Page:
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Massive quake causes surge in telephone traffic between S. Korea, Japan

   The massive earthquake that hit Japan's northeastern region has caused telephone traffic to surge between South Korea and its neighbor that effectively made placing calls impossible, the country's largest telephone operator said Friday.

   KT Corp. said that from 5 p.m. to 6 p.m. cellular and landline phone traffic shot up 91 times and 41 times, respectively, compared to normal traffic.

   Calls were made mostly by people in South Korea trying to contact relatives and friends in Japan to ask if they were safe.

   There were 69,308 calls made using cell phones and 21,418 calls on fixed landline phones during the time period.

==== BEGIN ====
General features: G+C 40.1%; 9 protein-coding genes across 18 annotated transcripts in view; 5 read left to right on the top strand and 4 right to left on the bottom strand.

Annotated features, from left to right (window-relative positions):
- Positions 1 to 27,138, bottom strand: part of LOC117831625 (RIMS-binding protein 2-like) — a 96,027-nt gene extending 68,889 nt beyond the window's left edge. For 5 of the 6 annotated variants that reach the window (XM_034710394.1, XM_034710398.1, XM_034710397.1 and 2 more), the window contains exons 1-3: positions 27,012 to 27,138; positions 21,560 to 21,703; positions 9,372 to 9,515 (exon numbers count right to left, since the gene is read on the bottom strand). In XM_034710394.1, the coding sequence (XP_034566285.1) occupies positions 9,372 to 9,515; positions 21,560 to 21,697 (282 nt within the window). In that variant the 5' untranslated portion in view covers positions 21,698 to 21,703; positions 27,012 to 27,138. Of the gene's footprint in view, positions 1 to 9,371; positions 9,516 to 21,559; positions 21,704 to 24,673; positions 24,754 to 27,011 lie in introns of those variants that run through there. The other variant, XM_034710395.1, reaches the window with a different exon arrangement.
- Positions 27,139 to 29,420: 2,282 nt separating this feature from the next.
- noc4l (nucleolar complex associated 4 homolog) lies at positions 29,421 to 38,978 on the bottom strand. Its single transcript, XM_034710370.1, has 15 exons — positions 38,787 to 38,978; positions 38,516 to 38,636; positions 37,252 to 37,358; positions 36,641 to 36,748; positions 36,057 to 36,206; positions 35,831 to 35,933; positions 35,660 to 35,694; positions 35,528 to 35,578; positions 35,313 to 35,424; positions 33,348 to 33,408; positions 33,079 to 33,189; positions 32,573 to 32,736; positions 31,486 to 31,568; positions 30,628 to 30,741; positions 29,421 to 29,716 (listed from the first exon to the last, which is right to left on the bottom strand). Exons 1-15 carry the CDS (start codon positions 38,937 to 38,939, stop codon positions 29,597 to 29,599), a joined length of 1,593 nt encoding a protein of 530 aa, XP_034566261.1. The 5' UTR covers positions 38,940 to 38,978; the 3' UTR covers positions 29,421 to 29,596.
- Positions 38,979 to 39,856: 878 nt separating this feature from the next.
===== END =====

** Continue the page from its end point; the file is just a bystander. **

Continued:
"The extent of phone traffic made it hard to connect, especially since there seem to have been problems taking place in Japanese telecommunications services at the time," the corporation said.

   It said there were no problems with international calls going from South Korea to Japan, but calls were not going through inside Japan.

   KT added that its staff have been placed on emergency standby in case of unexpected developments.

   The telephone operator, meanwhile, said that the massive quake that took place off Japan's northeastern coast disrupted one of 10 under-ocean international telephone lines linking the island nation and the United States. The line that has been affected is used by four local communications companies, including KT, and could result in minor problems for phone calls to North America.